Wabanaki Tribal Member Shares Story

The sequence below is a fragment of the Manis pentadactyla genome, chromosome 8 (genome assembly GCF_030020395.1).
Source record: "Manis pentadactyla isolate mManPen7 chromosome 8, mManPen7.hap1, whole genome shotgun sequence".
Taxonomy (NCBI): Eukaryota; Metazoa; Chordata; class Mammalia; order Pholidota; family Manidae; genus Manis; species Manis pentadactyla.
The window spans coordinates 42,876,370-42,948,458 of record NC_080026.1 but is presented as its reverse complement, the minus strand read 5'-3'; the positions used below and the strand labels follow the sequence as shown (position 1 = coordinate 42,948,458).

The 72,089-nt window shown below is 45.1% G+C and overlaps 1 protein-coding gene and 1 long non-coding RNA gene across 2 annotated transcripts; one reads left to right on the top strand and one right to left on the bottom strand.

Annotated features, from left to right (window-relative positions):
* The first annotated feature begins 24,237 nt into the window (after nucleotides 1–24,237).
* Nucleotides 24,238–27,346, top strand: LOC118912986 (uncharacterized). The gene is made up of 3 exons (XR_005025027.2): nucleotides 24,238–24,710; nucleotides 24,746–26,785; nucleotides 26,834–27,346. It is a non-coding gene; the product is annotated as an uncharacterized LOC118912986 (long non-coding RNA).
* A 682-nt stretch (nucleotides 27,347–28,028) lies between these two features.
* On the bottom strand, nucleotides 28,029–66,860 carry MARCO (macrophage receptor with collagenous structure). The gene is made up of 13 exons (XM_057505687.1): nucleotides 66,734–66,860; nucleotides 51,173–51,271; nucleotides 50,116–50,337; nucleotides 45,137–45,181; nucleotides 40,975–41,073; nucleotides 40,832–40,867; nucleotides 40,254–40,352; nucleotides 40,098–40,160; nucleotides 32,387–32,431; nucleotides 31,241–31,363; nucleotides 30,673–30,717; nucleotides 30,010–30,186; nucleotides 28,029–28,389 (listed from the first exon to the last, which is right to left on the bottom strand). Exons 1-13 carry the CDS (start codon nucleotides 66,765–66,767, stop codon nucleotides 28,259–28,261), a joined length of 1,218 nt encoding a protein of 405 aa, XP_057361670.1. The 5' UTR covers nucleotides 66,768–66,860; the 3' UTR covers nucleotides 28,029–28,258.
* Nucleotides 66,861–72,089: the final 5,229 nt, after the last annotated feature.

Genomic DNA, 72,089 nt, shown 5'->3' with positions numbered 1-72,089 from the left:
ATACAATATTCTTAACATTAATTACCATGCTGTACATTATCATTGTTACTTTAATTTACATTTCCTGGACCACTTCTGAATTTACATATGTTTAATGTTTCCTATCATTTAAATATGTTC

”My name is Joshua David Gagnon.It started at five, yup and I didn’t get out of the system until I was about 18.They sent me to into Acadia Hospital at the age of five, in-patient, get evaluated. Kinda messed up in the head with everything that went on. And then, the police actually kinda took me late at night. Kinda kicked down the door, arrested my step dad tok me, took my brothers and sisters to a foster home in St. Francis with Rita Gardner. And she actually ended up adopting all of them, except for me. And left me in the system.Had countless DHS workers, different social workers. I was a problem for them, had a problem with authority. No foster home wanted me. They did try and sending me back to where my brothers and sisters were, they actually got adopted. And, um, gee. (pauses)Yeah, they actually stuck me in a long term residential, they moved me to Goodwill Hinckley, actually made good friends down there, graduated. And when they closed, they actually threw me right to the street, right at 18, they put me in Bangor, I ended up living with a friend and kinda mixing in with the wrong street crowd in Bangor.I didn’t start actually getting on my feet up until a couple of years ago. I started going through drug addiction, homeless, alcohol, everything. I’ve had 8 lives already thrown at me.Oh, family has always been kinda the thing that just stood there in the back of my mind. I wanted it but I was used to, I was always used to moving around every six months that if I didn’t move, I would actually have to act out. I got bored with staying in each spot.It’s uh, it’s complicated. I knew nothing about my culture, my heritage at all. At most of the residential group homes I loved in, they actually forbid practice of any of it. You were punished, level system, what not. You were frowned upon and what not, kinda punished for practicing. It was actually a struggle to even try to get I my eagle feather ’cause they said that there were germs and they could contaminate the place. They tried to make every excuse up to try to discourage it, I guess. Do you think you would have turned out differently if your heritage was recognized more?Oh yeah. THere were points that I was in different group homes and I would occasionally run into a Native worker and they would take me out on like the weekends and go smudging. And I would notice that I’d be doing so good after I got done doing that because I wouldn’t feel as upset, I would be stable mentally, physically, and then I did practice it, I’d end up I the same rut.My cultural piece, it actually helped me with sobriety, along with actual help. I don’t know, I’ve never been much of a spiritual person, it’s really healing.Tell me how it’s helped you.Just knowing that I always a have someone near me, have my ancestors guiding me. I have friends, family, it’s a community. And, it’s a family. Kinda the missing piece that I wanted.”